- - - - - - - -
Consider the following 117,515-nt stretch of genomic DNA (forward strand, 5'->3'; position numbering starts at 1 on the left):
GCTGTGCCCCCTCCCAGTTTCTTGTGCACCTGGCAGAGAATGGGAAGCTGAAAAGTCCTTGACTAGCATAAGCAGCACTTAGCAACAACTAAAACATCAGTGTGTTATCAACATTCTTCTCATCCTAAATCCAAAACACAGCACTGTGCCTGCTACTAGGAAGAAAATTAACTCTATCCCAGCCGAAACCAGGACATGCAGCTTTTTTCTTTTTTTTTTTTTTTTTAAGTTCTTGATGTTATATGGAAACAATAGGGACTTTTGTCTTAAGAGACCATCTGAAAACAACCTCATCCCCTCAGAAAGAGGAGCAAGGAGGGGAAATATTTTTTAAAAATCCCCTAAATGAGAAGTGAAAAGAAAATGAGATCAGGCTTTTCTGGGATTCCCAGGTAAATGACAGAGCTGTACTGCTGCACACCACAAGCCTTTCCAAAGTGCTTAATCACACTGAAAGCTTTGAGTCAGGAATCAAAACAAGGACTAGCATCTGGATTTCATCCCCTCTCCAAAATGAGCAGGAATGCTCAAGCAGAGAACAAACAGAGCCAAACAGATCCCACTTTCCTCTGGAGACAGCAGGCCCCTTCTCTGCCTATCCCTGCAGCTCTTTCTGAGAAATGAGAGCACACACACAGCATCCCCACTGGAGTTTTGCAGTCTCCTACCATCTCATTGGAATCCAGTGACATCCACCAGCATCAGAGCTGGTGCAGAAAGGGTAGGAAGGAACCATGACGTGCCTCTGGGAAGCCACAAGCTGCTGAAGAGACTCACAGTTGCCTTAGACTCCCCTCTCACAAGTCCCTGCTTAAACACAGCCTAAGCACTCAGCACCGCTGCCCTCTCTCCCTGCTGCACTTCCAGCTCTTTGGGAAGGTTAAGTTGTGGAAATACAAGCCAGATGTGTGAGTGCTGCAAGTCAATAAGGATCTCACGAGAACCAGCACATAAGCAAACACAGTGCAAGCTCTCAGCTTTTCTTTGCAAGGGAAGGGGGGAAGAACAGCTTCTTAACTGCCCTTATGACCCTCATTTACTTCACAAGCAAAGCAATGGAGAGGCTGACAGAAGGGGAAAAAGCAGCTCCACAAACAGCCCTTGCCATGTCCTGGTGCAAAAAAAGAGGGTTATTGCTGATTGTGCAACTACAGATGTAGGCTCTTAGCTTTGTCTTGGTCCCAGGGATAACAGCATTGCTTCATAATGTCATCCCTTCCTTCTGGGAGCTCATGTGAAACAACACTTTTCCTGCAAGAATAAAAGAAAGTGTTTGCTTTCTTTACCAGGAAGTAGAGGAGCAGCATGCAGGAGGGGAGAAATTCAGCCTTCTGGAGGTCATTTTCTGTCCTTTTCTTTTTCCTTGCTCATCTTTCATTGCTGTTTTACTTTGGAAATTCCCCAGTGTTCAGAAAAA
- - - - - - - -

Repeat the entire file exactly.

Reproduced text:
Consider the following 117,515-nt stretch of genomic DNA (forward strand, 5'->3'; position numbering starts at 1 on the left):
GCTGTGCCCCCTCCCAGTTTCTTGTGCACCTGGCAGAGAATGGGAAGCTGAAAAGTCCTTGACTAGCATAAGCAGCACTTAGCAACAACTAAAACATCAGTGTGTTATCAACATTCTTCTCATCCTAAATCCAAAACACAGCACTGTGCCTGCTACTAGGAAGAAAATTAACTCTATCCCAGCCGAAACCAGGACATGCAGCTTTTTTCTTTTTTTTTTTTTTTTTAAGTTCTTGATGTTATATGGAAACAATAGGGACTTTTGTCTTAAGAGACCATCTGAAAACAACCTCATCCCCTCAGAAAGAGGAGCAAGGAGGGGAAATATTTTTTAAAAATCCCCTAAATGAGAAGTGAAAAGAAAATGAGATCAGGCTTTTCTGGGATTCCCAGGTAAATGACAGAGCTGTACTGCTGCACACCACAAGCCTTTCCAAAGTGCTTAATCACACTGAAAGCTTTGAGTCAGGAATCAAAACAAGGACTAGCATCTGGATTTCATCCCCTCTCCAAAATGAGCAGGAATGCTCAAGCAGAGAACAAACAGAGCCAAACAGATCCCACTTTCCTCTGGAGACAGCAGGCCCCTTCTCTGCCTATCCCTGCAGCTCTTTCTGAGAAATGAGAGCACACACACAGCATCCCCACTGGAGTTTTGCAGTCTCCTACCATCTCATTGGAATCCAGTGACATCCACCAGCATCAGAGCTGGTGCAGAAAGGGTAGGAAGGAACCATGACGTGCCTCTGGGAAGCCACAAGCTGCTGAAGAGACTCACAGTTGCCTTAGACTCCCCTCTCACAAGTCCCTGCTTAAACACAGCCTAAGCACTCAGCACCGCTGCCCTCTCTCCCTGCTGCACTTCCAGCTCTTTGGGAAGGTTAAGTTGTGGAAATACAAGCCAGATGTGTGAGTGCTGCAAGTCAATAAGGATCTCACGAGAACCAGCACATAAGCAAACACAGTGCAAGCTCTCAGCTTTTCTTTGCAAGGGAAGGGGGGAAGAACAGCTTCTTAACTGCCCTTATGACCCTCATTTACTTCACAAGCAAAGCAATGGAGAGGCTGACAGAAGGGGAAAAAGCAGCTCCACAAACAGCCCTTGCCATGTCCTGGTGCAAAAAAAGAGGGTTATTGCTGATTGTGCAACTACAGATGTAGGCTCTTAGCTTTGTCTTGGTCCCAGGGATAACAGCATTGCTTCATAATGTCATCCCTTCCTTCTGGGAGCTCATGTGAAACAACACTTTTCCTGCAAGAATAAAAGAAAGTGTTTGCTTTCTTTACCAGGAAGTAGAGGAGCAGCATGCAGGAGGGGAGAAATTCAGCCTTCTGGAGGTCATTTTCTGTCCTTTTCTTTTTCCTTGCTCATCTTTCATTGCTGTTTTACTTTGGAAATTCCCCAGTGTTCAGAAAAA